In Trafalgar at Greenacres, Ltd. v. Zurich American Insurance Company, 100 So.3d 1155 (Fla. 4th DCA 2012), the Fourth District Court of Appeal was tasked on deciding whether an appraisal award constituted a “favorable resolution” of an underlying dispute for purposes of filing a bad faith claim. The appellate court concluded that an appraisal award in the insured’s favor constituted a favorable resolution of the underlying breach of contract dispute for purposes of an insured’s bad faith claim.
As with so many insurance related decisions being decided these days, this case has its origins with Hurricane Wilma. This case has its origins with Hurricane Wilma. A shopping center damaged by Hurricane Wilma led to problems for the property owner after the center was denied full payment for its losses by Zurich American Insurance Company. Discrepancies between the purported costs resulted in the hiring of appraisers and finally an umpire to determine the actual damage cost. An amount was determined, and the check was issued. Prior to this resolution the center had filed a breach of contract suit for Zurich’s failure to pay the amount due, but once the appraisal award was dispersed the court granted Zurich’s motion for summary judgment and the suit was over.
However, because the insurance company failed to timely investigate the center’s claim the owner was determined to bring a Bad Faith claim against the company. Bad Faith claims crop up when the insurer fails to act in the best interests of the insured in settling a claim. Zurich argued that the center had not met all the prerequisites under Florida law to bring a bad faith claim.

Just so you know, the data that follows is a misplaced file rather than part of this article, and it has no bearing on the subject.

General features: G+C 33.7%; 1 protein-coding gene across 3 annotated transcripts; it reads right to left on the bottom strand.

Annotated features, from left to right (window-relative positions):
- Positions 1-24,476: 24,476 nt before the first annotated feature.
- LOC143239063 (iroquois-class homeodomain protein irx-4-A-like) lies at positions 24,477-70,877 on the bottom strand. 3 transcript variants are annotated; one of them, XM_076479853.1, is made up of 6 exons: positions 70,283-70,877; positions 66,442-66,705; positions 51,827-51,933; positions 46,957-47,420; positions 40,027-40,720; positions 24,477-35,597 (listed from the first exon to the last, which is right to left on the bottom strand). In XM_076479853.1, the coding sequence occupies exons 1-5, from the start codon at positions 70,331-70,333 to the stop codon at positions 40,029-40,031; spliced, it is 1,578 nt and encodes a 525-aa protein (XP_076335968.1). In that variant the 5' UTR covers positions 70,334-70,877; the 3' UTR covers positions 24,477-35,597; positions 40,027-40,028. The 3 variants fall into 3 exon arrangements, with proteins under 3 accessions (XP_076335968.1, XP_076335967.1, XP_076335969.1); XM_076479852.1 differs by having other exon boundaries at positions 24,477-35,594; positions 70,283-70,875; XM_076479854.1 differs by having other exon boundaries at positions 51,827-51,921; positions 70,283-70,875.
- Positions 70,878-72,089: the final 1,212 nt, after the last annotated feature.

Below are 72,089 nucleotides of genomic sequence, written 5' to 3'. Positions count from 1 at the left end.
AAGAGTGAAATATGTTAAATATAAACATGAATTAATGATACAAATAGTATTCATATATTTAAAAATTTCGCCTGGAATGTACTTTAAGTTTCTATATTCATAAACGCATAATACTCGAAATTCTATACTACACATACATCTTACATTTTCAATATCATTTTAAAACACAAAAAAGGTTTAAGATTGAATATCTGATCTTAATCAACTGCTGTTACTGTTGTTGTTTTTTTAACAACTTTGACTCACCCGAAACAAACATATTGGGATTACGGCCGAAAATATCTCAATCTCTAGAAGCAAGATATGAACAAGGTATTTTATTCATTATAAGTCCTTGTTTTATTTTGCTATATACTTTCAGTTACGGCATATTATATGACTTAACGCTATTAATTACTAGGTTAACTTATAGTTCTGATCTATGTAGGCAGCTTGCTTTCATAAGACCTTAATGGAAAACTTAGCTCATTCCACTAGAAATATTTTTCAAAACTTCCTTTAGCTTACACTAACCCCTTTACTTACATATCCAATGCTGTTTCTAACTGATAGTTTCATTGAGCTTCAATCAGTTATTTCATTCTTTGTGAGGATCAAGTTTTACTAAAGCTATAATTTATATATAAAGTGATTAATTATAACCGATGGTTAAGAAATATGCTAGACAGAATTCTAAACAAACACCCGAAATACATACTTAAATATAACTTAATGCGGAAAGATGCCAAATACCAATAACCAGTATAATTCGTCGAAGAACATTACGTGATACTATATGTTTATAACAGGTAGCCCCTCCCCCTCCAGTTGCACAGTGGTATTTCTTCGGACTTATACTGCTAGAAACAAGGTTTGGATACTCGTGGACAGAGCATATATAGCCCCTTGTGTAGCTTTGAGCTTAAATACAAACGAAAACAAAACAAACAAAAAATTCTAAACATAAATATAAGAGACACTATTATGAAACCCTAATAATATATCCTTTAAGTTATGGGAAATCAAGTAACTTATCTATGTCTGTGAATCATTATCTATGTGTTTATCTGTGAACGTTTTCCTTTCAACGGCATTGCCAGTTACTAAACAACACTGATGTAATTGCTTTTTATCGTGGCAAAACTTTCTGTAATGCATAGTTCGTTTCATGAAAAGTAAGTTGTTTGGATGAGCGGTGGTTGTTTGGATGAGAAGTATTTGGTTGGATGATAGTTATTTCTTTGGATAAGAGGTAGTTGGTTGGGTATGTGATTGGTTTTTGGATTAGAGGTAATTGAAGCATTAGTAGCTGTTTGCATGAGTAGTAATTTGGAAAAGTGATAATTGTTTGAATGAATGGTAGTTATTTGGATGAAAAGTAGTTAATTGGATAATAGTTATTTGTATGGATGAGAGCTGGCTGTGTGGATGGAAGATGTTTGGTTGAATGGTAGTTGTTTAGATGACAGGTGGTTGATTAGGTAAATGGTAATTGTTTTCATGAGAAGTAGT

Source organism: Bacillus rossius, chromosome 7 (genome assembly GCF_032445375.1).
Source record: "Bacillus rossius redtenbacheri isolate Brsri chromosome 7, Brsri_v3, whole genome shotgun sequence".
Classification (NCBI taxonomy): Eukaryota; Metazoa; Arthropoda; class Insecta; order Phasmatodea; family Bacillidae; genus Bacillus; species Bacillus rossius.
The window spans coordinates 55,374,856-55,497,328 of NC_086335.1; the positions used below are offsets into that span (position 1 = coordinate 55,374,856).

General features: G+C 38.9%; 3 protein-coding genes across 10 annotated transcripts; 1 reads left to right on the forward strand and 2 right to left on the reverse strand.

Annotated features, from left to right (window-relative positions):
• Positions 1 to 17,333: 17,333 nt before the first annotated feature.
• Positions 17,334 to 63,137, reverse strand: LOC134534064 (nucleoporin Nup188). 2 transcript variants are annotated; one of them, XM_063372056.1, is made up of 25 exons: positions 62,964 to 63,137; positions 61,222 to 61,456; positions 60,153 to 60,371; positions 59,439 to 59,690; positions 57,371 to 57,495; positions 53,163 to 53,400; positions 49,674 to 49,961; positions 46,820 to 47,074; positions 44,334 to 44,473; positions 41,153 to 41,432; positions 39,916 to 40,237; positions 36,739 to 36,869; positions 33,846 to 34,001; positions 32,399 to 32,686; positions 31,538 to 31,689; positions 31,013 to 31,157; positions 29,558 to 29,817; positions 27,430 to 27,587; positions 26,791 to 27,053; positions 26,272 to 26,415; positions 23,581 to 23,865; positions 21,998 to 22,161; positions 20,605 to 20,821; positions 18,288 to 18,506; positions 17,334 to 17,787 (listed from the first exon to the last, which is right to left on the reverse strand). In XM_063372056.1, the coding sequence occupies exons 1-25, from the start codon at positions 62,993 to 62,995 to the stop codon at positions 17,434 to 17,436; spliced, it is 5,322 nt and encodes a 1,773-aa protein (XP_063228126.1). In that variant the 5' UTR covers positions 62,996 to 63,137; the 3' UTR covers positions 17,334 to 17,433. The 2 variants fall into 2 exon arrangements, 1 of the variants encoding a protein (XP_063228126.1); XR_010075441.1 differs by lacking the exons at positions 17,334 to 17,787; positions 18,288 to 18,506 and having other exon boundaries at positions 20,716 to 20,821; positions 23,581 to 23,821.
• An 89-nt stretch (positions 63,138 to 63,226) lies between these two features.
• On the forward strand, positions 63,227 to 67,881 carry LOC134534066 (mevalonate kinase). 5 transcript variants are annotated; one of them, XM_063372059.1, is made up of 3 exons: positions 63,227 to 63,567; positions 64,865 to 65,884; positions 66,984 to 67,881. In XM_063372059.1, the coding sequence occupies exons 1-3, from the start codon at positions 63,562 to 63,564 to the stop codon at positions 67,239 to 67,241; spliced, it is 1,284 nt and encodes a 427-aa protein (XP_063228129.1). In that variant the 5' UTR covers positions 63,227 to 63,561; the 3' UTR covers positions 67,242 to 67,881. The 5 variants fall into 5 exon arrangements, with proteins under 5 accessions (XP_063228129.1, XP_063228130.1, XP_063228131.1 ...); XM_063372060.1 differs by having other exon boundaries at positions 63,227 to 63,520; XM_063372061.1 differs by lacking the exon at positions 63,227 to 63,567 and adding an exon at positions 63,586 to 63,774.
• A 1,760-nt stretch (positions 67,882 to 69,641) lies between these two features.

To bring a bad faith claim a party must show that: (1) that the insurance company has offered no defenses that could defeat the insured’s coverage; and (2) that the extent of loss has been determined and any underlying action resulted in a favorable resolution to the insured.
The court decided the center had met all of those requirements. Zurich had written an appraisal award check to the center, by doing so they waived any and all defenses they might have had against providing coverage for the damages. Because there was an appraisal award, the amount of loss had been determined. The only sticking point, however, was whether the appraisal award constituted a favorable resolution for the insured.
Zurich argued that the granting of the motion for summary judgment constituted a favorable resolution for them not the center. The Court disagreed. They concluded that an arbitration award was a favorable resolution for the insured, and the court saw no reason to distinguish between an arbitration award and an appraisal award. Indeed, the court concluded that all the conditions precedent to bringing a statutory bad faith claim had been satisfied.